TABLE OF CONTENTS
A Guide to the Moses Austin Papers, 1803
Moses Austin (1761-1821) was born October 4, 1761, in Durham Connecticut. He married Mary Brown in 1785 and the couple had five children, including Stephen Fuller Austin. Moses founded his own dry goods company (Moses Austin and Co.) and in 1789 won the Virginia state contract to provide a lead roof for the new capitol building. His innovative business and mining strategies earned Austin credit for founding the lead industry in the United States. Though he amassed a considerable fortune from his lead mining ventures, the failure of the Bank of St. Louis sent Austin into debt. So he devised a plan to colonize Spanish-controlled Texas with Anglo settlers. He travelled to Texas and won the approval of the Spanish governor in 1820, but his health soon failed. Suffering from pneumonia contracted in Texas, Moses Austin died on June 10, 1821. His final wishes were that his son Stephen carry on with his plans to colonize Texas.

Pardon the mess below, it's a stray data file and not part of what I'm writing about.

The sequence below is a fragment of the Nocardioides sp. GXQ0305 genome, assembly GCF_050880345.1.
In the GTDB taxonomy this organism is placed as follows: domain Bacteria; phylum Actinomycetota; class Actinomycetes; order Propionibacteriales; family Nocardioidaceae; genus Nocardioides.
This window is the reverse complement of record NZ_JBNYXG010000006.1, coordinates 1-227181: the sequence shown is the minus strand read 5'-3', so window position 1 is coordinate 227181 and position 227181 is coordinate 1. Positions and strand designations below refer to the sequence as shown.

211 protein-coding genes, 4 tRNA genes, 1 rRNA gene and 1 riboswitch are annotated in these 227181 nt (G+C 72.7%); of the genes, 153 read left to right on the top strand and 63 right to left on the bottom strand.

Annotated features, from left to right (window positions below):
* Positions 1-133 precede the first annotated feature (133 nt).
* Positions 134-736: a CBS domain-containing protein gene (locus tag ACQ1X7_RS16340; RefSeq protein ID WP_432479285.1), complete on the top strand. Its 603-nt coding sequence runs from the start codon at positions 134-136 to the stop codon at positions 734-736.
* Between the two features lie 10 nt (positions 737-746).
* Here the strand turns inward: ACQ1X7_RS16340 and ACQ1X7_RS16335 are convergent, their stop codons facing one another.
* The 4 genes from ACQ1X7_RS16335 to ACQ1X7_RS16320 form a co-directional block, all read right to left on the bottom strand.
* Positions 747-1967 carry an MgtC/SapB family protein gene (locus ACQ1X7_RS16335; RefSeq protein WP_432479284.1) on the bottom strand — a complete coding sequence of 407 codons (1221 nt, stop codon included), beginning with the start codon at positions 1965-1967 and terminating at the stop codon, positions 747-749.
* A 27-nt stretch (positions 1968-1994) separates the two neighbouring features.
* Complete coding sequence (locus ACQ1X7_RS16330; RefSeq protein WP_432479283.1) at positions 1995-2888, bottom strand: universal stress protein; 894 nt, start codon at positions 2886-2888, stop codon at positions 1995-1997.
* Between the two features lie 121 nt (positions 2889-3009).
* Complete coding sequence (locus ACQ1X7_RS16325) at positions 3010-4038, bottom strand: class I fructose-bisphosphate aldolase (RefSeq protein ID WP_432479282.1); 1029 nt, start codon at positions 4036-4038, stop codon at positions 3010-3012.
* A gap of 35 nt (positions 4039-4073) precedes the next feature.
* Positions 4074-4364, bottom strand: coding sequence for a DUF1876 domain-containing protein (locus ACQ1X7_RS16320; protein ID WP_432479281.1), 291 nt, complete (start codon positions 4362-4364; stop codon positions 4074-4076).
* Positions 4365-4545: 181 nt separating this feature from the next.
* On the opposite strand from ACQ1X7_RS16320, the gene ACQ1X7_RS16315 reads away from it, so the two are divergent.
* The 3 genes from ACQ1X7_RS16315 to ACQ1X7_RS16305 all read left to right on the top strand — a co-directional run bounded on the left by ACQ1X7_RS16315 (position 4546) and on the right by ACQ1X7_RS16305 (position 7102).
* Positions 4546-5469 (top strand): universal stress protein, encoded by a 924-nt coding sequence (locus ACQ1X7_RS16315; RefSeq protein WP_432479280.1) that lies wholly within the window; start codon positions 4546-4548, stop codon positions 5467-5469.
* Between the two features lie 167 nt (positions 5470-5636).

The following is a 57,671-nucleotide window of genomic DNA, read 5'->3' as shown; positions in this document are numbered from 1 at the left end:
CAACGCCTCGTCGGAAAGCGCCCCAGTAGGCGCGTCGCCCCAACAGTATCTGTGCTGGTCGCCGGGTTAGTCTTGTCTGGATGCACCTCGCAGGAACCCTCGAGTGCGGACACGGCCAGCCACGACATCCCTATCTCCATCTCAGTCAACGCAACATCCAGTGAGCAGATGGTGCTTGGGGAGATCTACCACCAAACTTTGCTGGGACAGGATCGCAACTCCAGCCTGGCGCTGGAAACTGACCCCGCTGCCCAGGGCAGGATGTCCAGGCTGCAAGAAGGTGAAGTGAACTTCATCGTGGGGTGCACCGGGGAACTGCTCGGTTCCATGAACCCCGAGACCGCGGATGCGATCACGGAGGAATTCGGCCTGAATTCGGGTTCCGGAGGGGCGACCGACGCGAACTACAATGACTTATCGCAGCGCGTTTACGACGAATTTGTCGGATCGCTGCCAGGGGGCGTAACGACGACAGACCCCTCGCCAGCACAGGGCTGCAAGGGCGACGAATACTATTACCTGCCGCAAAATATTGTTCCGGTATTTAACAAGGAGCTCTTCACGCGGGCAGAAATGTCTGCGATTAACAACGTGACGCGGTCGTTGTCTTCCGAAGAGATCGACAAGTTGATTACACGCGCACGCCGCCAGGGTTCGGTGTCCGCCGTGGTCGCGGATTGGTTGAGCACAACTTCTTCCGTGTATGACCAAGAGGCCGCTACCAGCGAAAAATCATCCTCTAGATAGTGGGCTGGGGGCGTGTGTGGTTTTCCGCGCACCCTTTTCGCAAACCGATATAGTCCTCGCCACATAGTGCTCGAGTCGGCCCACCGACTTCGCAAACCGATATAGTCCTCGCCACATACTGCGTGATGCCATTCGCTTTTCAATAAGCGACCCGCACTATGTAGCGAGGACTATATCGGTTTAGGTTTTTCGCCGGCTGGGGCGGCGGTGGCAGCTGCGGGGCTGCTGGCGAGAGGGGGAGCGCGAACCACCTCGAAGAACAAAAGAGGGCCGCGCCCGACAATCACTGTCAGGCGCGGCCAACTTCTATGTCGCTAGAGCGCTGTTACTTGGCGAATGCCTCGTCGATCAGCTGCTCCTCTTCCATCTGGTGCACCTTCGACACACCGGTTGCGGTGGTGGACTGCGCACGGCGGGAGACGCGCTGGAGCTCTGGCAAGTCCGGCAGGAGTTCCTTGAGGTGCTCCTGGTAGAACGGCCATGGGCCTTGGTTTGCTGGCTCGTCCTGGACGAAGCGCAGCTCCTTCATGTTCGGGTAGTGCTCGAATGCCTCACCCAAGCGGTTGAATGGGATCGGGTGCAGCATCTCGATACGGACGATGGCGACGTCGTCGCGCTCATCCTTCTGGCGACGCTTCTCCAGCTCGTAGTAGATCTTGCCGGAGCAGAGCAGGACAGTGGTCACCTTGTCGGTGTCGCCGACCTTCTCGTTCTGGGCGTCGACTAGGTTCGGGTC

Depositions concern the petition of Austin to recover his barge, the "Dolphin." Deponents Jaduthun Kendal, James Austin, and Charles Dehault de Lasus testify that the barge, recovered from an island near the port of New Madrid by Robert Perry, belonged to Austin. Forms part of the Natchez Trace Collection.
Moses Austin Papers, 1803, Center for American History, The University of Texas at Austin.